Bush Said His Own Lawyers OK’d Warrantless Spying Program. “I was concerned about the legality of the program. So I asked lawyers which we have plenty of them in Washington to determine whether or not I could do this legally.��? [3/20/06]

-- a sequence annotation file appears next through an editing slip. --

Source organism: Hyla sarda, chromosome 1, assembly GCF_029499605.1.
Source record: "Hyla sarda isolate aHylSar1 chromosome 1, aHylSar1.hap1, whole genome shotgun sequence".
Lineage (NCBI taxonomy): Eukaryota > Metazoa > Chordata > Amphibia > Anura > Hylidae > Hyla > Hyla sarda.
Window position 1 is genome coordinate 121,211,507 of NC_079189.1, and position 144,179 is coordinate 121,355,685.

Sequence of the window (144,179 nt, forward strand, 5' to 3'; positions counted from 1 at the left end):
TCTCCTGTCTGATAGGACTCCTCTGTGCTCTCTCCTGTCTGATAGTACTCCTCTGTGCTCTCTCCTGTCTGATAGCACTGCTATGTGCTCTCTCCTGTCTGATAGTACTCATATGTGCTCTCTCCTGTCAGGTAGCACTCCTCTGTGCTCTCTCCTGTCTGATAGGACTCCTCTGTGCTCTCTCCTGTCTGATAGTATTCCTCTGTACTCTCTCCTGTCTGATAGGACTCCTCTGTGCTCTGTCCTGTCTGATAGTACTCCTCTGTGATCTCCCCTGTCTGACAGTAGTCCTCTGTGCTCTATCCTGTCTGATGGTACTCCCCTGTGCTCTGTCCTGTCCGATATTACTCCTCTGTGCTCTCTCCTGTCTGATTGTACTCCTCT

Ø FACT: Justice Department Lawyers Have Left the Government because of Objections to Bush Policies. Deputy Attorney General James Comey led what Newsweek magazine described as a “Palace Revolt��? at the Justice Department. “These Justice Department lawyers, backed by their intrepid boss Comey, had stood up to the hard-liners, centered in the office of the vice president, who wanted to give the president virtually unlimited powers in the war on terror. Demanding that the White House stop using what they saw as farfetched rationales for riding rough-shod over the law and the Constitution, Goldsmith and the others fought to bring government spying and interrogation methods within the law. They did so at their peril; ostracized, some were denied promotions, while others left for more comfortable climes in private law firms and academia. Some went so far as to line up private lawyers in 2004, anticipating that the president's eavesdropping program would draw scrutiny from Congress, if not prosecutors.��? [Newsweek, 2/6/06]